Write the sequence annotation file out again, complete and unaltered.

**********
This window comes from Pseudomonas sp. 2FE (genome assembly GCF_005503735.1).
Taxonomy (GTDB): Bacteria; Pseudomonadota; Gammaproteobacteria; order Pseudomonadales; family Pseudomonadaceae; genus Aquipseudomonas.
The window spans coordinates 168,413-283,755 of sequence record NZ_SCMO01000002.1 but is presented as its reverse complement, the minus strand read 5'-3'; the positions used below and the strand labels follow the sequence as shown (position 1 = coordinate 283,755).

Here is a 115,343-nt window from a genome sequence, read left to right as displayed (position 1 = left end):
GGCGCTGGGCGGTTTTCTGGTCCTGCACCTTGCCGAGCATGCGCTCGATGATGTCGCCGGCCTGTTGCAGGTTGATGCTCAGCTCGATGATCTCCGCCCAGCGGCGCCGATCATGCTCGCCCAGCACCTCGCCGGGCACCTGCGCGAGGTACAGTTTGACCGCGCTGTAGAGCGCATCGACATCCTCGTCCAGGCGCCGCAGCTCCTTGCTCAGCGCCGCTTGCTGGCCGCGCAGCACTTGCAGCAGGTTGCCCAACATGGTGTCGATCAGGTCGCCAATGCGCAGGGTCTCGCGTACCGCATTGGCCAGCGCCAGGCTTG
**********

This window comes from Pseudomonas sp. 2FE (genome assembly GCF_005503735.1).
Taxonomy (GTDB): Bacteria; Pseudomonadota; Gammaproteobacteria; order Pseudomonadales; family Pseudomonadaceae; genus Aquipseudomonas.
The window spans coordinates 168,413-283,755 of sequence record NZ_SCMO01000002.1 but is presented as its reverse complement, the minus strand read 5'-3'; the positions used below and the strand labels follow the sequence as shown (position 1 = coordinate 283,755).

Here is a 115,343-nt window from a genome sequence, read left to right as displayed (position 1 = left end):
GGCGCTGGGCGGTTTTCTGGTCCTGCACCTTGCCGAGCATGCGCTCGATGATGTCGCCGGCCTGTTGCAGGTTGATGCTCAGCTCGATGATCTCCGCCCAGCGGCGCCGATCATGCTCGCCCAGCACCTCGCCGGGCACCTGCGCGAGGTACAGTTTGACCGCGCTGTAGAGCGCATCGACATCCTCGTCCAGGCGCCGCAGCTCCTTGCTCAGCGCCGCTTGCTGGCCGCGCAGCACTTGCAGCAGGTTGCCCAACATGGTGTCGATCAGGTCGCCAATGCGCAGGGTCTCGCGTACCGCATTGGCCAGCGCCAGGCTTG